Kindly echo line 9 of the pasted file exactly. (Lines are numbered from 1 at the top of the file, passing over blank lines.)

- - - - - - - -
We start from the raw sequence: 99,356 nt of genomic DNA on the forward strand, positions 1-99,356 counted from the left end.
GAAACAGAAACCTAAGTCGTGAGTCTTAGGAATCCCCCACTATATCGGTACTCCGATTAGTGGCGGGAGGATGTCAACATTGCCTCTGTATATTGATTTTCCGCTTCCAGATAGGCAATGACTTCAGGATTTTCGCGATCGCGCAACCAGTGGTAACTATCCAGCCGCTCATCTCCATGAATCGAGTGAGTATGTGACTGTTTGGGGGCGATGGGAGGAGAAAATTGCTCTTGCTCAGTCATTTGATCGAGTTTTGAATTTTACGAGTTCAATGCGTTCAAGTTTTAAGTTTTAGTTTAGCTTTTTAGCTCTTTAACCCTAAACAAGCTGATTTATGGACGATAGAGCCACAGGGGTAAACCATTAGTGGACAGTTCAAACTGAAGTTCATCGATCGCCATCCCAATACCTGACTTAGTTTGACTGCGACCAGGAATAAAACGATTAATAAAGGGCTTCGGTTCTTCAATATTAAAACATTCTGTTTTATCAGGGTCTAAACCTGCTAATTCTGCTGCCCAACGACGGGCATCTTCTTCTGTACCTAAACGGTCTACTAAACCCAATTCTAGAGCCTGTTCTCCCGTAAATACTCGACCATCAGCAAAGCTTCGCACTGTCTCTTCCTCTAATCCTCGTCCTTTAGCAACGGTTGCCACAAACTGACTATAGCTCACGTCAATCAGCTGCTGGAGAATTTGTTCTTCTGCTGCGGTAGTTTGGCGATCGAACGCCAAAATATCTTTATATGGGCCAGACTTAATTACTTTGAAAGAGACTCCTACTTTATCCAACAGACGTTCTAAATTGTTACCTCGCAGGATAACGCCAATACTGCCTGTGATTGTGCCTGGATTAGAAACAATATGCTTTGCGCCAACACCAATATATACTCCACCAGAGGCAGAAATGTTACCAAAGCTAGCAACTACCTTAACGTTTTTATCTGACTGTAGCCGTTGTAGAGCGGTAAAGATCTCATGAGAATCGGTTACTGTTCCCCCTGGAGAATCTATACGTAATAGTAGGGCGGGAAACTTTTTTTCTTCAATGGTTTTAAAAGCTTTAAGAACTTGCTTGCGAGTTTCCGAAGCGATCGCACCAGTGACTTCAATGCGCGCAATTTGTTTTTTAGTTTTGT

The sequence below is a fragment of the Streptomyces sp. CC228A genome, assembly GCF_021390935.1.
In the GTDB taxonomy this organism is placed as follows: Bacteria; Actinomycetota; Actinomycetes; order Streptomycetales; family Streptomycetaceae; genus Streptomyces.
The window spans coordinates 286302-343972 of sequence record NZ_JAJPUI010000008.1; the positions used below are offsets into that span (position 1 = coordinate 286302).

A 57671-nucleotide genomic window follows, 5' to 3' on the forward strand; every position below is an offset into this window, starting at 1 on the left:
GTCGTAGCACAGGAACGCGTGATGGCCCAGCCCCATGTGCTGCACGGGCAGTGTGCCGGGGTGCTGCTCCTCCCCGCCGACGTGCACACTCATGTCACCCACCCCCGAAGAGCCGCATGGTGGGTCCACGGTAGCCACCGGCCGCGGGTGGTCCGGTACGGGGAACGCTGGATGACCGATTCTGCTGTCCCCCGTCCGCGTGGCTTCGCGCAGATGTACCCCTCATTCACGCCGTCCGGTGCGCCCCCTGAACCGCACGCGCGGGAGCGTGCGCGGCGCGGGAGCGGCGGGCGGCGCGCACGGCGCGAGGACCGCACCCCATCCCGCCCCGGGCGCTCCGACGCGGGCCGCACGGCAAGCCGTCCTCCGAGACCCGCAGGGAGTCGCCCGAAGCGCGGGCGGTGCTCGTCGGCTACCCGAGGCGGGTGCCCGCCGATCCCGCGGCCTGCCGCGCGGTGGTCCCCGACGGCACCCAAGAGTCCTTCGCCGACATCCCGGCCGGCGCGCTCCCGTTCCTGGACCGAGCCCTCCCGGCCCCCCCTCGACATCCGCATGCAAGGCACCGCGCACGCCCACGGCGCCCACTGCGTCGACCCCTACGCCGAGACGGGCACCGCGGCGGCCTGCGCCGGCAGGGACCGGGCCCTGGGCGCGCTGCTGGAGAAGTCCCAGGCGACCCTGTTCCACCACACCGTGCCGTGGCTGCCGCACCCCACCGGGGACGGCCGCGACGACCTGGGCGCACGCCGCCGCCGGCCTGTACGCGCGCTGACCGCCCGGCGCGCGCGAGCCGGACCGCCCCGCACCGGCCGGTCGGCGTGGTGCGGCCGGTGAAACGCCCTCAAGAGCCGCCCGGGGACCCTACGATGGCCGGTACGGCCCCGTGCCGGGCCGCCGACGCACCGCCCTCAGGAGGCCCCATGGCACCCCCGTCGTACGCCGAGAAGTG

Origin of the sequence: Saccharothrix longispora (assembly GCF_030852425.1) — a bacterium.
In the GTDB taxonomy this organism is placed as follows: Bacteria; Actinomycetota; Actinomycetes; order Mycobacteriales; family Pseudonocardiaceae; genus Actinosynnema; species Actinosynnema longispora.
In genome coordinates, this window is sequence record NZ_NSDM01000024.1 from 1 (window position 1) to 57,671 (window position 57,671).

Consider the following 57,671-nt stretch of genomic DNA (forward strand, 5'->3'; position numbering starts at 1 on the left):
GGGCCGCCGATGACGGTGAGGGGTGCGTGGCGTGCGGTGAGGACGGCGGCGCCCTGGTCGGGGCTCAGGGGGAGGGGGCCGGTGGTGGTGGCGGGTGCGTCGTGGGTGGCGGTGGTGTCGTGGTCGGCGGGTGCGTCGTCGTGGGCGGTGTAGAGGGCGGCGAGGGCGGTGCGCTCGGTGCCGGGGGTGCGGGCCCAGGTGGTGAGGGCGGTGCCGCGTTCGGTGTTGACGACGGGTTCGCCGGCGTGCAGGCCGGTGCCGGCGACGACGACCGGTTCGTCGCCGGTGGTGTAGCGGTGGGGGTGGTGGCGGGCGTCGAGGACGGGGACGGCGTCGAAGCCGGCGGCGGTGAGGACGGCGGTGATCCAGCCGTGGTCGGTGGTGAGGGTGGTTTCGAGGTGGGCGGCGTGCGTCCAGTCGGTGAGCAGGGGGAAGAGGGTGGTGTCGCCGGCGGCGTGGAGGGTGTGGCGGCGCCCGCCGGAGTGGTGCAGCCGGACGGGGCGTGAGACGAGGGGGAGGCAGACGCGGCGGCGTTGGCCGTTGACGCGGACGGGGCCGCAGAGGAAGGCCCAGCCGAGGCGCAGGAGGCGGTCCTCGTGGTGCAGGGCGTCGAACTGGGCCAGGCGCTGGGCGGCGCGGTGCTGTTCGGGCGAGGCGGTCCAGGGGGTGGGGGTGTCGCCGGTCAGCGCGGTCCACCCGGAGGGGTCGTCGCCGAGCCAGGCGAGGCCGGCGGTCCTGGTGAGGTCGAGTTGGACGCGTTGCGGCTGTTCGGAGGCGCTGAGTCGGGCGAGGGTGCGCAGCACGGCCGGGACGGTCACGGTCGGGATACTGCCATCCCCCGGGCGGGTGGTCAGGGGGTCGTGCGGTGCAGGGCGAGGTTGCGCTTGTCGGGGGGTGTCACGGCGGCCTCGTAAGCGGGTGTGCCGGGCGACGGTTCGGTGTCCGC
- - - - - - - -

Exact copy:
In the GTDB taxonomy this organism is placed as follows: Bacteria; Actinomycetota; Actinomycetes; order Mycobacteriales; family Pseudonocardiaceae; genus Actinosynnema; species Actinosynnema longispora.